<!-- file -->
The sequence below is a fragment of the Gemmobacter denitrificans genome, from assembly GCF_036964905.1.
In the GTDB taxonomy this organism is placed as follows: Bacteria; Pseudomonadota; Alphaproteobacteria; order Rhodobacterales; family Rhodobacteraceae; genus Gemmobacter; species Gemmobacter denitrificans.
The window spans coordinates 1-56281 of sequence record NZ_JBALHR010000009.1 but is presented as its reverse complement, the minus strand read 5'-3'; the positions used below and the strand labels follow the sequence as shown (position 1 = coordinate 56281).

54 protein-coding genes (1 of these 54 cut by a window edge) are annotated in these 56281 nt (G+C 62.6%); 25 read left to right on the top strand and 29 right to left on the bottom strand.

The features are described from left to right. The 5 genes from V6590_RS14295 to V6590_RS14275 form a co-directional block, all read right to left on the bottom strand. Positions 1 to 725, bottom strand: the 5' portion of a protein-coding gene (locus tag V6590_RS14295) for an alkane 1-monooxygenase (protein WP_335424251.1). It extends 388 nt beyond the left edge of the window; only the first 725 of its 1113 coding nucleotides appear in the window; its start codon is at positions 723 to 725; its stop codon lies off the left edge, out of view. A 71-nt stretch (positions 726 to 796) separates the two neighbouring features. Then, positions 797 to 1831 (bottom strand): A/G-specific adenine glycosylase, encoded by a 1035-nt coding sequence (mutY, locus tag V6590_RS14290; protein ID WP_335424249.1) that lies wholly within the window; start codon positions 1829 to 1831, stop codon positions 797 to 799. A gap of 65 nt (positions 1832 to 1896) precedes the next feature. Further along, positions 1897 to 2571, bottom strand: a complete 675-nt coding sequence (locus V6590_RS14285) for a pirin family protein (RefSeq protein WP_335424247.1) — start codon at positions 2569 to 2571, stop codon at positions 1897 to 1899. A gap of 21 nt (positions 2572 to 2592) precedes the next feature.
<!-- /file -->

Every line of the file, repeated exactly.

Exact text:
The sequence below is a fragment of the Gemmobacter denitrificans genome, from assembly GCF_036964905.1.
In the GTDB taxonomy this organism is placed as follows: Bacteria; Pseudomonadota; Alphaproteobacteria; order Rhodobacterales; family Rhodobacteraceae; genus Gemmobacter; species Gemmobacter denitrificans.
The window spans coordinates 1-56281 of sequence record NZ_JBALHR010000009.1 but is presented as its reverse complement, the minus strand read 5'-3'; the positions used below and the strand labels follow the sequence as shown (position 1 = coordinate 56281).

54 protein-coding genes (1 of these 54 cut by a window edge) are annotated in these 56281 nt (G+C 62.6%); 25 read left to right on the top strand and 29 right to left on the bottom strand.

The features are described from left to right. The 5 genes from V6590_RS14295 to V6590_RS14275 form a co-directional block, all read right to left on the bottom strand. Positions 1 to 725, bottom strand: the 5' portion of a protein-coding gene (locus tag V6590_RS14295) for an alkane 1-monooxygenase (protein WP_335424251.1). It extends 388 nt beyond the left edge of the window; only the first 725 of its 1113 coding nucleotides appear in the window; its start codon is at positions 723 to 725; its stop codon lies off the left edge, out of view. A 71-nt stretch (positions 726 to 796) separates the two neighbouring features. Then, positions 797 to 1831 (bottom strand): A/G-specific adenine glycosylase, encoded by a 1035-nt coding sequence (mutY, locus tag V6590_RS14290; protein ID WP_335424249.1) that lies wholly within the window; start codon positions 1829 to 1831, stop codon positions 797 to 799. A gap of 65 nt (positions 1832 to 1896) precedes the next feature. Further along, positions 1897 to 2571, bottom strand: a complete 675-nt coding sequence (locus V6590_RS14285) for a pirin family protein (RefSeq protein WP_335424247.1) — start codon at positions 2569 to 2571, stop codon at positions 1897 to 1899. A gap of 21 nt (positions 2572 to 2592) precedes the next feature.